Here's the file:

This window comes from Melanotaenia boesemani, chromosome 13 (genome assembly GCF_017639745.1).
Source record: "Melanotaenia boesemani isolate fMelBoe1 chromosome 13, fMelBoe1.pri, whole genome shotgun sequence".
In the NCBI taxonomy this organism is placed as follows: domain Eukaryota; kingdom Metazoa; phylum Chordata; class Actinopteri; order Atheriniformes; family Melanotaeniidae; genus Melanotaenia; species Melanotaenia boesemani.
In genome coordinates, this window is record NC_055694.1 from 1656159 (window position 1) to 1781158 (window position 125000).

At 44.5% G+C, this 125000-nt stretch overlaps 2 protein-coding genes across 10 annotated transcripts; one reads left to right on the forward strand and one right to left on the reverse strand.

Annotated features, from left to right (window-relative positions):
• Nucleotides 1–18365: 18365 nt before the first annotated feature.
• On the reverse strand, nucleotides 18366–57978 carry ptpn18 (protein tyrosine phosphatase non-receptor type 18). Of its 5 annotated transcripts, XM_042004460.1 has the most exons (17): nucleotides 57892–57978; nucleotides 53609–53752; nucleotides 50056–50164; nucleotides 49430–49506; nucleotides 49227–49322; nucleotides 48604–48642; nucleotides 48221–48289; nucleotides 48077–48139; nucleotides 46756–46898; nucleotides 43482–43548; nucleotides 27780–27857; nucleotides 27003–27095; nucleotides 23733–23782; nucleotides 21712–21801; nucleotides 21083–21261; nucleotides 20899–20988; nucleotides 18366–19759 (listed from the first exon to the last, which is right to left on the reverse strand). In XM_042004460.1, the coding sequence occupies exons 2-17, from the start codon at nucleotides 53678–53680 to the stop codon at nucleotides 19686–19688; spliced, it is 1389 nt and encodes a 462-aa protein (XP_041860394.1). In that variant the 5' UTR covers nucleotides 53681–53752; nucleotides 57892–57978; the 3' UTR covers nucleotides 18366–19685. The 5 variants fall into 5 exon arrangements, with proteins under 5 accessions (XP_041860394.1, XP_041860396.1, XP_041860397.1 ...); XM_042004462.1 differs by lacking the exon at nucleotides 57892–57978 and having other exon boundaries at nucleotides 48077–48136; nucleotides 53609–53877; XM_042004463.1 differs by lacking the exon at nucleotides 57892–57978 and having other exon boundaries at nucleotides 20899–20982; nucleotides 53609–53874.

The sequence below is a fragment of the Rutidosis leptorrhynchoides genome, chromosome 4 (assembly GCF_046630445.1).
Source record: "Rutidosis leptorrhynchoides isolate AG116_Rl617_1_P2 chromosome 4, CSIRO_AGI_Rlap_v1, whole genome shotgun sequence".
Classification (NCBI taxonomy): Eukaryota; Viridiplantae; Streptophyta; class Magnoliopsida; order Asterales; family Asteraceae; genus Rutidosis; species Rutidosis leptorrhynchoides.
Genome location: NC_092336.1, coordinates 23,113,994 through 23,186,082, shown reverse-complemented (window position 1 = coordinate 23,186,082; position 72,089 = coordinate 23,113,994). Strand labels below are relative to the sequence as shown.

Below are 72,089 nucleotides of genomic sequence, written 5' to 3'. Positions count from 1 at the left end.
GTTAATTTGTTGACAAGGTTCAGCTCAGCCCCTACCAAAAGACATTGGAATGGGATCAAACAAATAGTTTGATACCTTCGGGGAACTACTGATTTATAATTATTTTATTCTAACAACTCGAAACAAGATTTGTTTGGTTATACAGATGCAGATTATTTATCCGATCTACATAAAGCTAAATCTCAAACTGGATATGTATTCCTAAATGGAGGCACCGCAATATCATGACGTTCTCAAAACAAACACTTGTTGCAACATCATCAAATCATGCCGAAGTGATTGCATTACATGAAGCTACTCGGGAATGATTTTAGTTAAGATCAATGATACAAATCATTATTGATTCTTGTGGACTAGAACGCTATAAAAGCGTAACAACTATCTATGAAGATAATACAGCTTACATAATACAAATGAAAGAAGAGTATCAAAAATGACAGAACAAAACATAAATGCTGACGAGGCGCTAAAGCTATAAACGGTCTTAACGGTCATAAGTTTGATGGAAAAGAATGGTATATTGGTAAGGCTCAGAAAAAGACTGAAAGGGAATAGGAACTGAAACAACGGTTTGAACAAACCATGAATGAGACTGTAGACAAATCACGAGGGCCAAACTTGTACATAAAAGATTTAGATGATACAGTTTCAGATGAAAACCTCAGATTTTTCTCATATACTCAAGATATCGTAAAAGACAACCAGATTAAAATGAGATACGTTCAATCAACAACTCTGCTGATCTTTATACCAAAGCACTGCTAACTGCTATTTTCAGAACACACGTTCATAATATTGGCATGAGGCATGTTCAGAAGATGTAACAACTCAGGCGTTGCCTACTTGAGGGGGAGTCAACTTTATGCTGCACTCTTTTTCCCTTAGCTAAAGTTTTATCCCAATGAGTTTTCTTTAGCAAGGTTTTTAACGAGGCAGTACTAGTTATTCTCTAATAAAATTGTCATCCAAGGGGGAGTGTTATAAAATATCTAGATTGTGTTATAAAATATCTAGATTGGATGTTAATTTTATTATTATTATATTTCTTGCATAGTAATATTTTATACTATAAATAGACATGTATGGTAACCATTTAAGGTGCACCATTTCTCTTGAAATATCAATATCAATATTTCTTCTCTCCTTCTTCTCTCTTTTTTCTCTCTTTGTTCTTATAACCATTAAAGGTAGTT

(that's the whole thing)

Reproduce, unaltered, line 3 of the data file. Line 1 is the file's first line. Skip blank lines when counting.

In the NCBI taxonomy this organism is placed as follows: domain Eukaryota; kingdom Metazoa; phylum Chordata; class Actinopteri; order Atheriniformes; family Melanotaeniidae; genus Melanotaenia; species Melanotaenia boesemani.